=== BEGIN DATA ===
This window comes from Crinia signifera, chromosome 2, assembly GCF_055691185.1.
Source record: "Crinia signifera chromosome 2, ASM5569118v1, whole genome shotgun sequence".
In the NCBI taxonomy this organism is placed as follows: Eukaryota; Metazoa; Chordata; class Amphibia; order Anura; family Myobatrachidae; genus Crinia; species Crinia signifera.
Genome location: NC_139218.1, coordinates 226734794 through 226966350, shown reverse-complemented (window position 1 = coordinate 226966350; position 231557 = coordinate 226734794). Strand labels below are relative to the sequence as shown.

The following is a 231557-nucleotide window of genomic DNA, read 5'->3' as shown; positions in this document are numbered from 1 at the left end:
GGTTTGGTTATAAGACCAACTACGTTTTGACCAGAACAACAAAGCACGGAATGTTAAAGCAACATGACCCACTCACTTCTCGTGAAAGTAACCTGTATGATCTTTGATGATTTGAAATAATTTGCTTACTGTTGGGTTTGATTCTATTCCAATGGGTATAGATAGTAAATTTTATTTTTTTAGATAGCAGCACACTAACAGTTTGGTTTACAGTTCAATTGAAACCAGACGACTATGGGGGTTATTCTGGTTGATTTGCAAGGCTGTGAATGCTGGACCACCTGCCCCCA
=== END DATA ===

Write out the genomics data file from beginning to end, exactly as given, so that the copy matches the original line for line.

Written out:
This window comes from Crinia signifera, chromosome 2, assembly GCF_055691185.1.
Source record: "Crinia signifera chromosome 2, ASM5569118v1, whole genome shotgun sequence".
In the NCBI taxonomy this organism is placed as follows: Eukaryota; Metazoa; Chordata; class Amphibia; order Anura; family Myobatrachidae; genus Crinia; species Crinia signifera.
Genome location: NC_139218.1, coordinates 226734794 through 226966350, shown reverse-complemented (window position 1 = coordinate 226966350; position 231557 = coordinate 226734794). Strand labels below are relative to the sequence as shown.

The following is a 231557-nucleotide window of genomic DNA, read 5'->3' as shown; positions in this document are numbered from 1 at the left end:
GGTTTGGTTATAAGACCAACTACGTTTTGACCAGAACAACAAAGCACGGAATGTTAAAGCAACATGACCCACTCACTTCTCGTGAAAGTAACCTGTATGATCTTTGATGATTTGAAATAATTTGCTTACTGTTGGGTTTGATTCTATTCCAATGGGTATAGATAGTAAATTTTATTTTTTTAGATAGCAGCACACTAACAGTTTGGTTTACAGTTCAATTGAAACCAGACGACTATGGGGGTTATTCTGGTTGATTTGCAAGGCTGTGAATGCTGGACCACCTGCCCCCA